Weekend Smatterings, with Different Skin
With the new year approaching I felt like going with a different color scheme for Confessions, so voila. And so full Weekend Updates will not resume until ‘09, but content yourself with this list ‘o links:
Susanna Yager, the Sunday Telegraph’s crime fiction critic, has passed away. Ali Karim reprints Natasha Cooper’s fine obituary of one of the UK’s more discerning and intelligent critics in the genre.
Julius Fast, who was the very first debut novel winner of the Edgar Awards back in 1946, has also passed on. He was 89.
Oline Cogdill presents her top mysteries of the year, headed up by Colin Harrison’s THE FINDER. She explains how she made her choices at the Off the Page blog.
The Tribune’s Paul Goat Allen looks at recent releases by Evan Kilgore, Max Allan Collins, Zoe Sharp and Tony Spinosa.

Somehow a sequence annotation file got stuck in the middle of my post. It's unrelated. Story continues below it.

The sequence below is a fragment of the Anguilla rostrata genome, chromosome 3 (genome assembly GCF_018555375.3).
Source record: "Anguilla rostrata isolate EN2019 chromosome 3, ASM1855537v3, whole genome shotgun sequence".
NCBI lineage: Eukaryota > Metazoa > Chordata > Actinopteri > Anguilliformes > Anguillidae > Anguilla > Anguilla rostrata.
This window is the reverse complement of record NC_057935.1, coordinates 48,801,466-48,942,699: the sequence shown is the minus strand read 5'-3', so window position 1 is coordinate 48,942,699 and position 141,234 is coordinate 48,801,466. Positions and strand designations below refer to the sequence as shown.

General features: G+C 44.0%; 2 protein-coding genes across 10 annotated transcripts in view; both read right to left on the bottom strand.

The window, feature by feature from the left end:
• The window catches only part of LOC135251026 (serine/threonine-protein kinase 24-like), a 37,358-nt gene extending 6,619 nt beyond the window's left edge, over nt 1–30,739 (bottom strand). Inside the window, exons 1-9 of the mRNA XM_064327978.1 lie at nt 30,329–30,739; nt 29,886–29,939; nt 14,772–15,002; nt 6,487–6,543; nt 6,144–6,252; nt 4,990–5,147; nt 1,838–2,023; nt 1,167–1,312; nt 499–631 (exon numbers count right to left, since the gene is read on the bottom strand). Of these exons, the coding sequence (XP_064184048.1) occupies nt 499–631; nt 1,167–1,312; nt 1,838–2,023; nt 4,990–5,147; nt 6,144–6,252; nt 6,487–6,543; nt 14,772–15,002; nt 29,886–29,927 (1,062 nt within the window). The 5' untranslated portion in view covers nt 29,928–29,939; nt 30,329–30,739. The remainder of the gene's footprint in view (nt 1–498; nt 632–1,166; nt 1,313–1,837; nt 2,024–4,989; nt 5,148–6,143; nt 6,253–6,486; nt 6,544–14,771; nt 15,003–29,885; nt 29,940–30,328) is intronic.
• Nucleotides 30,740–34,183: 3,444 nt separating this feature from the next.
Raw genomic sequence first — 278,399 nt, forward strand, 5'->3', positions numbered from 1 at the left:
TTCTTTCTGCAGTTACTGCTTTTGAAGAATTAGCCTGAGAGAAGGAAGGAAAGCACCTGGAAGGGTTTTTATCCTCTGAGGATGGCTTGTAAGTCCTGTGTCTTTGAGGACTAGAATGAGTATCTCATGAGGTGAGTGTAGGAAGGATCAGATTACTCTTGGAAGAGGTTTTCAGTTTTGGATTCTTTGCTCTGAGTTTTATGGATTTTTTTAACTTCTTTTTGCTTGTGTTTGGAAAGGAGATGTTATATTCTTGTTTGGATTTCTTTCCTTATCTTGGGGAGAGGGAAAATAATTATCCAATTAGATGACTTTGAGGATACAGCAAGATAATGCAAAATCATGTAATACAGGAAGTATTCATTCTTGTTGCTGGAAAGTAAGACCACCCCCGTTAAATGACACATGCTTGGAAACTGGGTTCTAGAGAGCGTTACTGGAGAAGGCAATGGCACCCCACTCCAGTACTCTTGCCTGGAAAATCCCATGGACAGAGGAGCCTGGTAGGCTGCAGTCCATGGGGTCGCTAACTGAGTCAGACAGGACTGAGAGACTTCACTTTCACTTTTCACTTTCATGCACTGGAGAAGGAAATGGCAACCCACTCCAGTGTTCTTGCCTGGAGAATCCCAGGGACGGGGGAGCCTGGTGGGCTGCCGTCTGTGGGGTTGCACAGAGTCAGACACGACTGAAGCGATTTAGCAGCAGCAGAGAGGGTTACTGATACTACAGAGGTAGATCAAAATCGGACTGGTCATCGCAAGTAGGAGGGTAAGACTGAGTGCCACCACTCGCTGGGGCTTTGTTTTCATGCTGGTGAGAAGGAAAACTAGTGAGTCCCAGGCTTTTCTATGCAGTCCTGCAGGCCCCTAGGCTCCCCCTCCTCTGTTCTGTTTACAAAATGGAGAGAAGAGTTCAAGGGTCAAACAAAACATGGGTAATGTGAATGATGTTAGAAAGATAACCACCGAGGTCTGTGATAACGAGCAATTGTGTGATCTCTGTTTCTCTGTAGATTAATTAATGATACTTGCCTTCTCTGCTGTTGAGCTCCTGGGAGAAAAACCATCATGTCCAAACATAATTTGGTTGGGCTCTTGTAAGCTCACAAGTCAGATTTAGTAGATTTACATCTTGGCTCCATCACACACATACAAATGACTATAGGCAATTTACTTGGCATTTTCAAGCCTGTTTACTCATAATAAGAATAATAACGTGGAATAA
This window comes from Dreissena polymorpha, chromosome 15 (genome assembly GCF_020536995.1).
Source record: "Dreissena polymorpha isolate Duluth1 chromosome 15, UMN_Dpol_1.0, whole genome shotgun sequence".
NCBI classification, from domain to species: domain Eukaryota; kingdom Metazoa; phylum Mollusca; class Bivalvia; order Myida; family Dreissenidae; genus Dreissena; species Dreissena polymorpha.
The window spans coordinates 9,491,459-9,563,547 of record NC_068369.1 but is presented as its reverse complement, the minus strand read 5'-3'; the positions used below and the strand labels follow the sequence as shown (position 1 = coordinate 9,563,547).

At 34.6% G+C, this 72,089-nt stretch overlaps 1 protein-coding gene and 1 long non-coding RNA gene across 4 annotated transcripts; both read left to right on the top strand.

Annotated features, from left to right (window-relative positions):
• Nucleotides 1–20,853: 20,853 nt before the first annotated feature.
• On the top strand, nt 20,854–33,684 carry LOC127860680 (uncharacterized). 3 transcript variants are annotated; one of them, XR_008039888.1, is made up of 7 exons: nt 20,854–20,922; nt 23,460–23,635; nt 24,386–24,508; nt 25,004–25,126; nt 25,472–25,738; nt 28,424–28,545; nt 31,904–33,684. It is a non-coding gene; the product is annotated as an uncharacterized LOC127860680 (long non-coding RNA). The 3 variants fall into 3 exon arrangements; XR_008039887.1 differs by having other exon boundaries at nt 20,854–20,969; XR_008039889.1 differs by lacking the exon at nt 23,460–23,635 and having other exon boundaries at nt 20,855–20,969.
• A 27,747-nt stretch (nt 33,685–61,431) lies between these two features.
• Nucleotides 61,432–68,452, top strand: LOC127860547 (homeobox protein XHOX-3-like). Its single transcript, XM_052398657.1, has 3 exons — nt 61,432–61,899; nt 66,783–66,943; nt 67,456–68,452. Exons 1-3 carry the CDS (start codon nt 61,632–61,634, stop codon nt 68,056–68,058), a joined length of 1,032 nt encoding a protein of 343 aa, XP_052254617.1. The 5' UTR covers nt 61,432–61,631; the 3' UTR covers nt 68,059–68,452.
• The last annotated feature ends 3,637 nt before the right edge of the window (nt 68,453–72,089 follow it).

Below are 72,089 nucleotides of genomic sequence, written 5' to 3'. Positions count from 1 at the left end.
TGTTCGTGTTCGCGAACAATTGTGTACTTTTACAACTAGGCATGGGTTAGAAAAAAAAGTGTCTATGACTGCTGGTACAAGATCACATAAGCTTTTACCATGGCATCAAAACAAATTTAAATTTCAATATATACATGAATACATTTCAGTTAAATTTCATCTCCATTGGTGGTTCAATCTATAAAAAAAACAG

Tom & Enid Schantz review new crime fiction by Donna Andrews, David Stuart Davies and Chris Ewan for the Denver Post.
John’s Grill, best known for being mentioned in THE MALTESE FALCON, celebrates an important anniversary.
Charles Taylor delves into Derek Raymond’s Factory novels at the Nation.
Michael Dirda highlights the small presses making an impact on contemporary horror fiction and ghost stories.
Stuart Neville may be on his way to a Wroblewski-like life, too.
Kate Summerscale looks at a new edition of the 1940s board game Cluedo.
Kate Figes presents the UK books published that didn’t live up to expectations and got away from desired publishers.
Chris Goldberg thinks “dudes don’t read” but I think he’s looking in the wrong places.
David Ulin revisits REVOLUTIONARY ROAD, the classic novel, as the wretched movie hits screens in a few days.
Canongate and Jamie Byng get the star treatment from the Scotsman.
And finally, the mystery author of “The Empty Chair” is revealed to be….Graham Greene!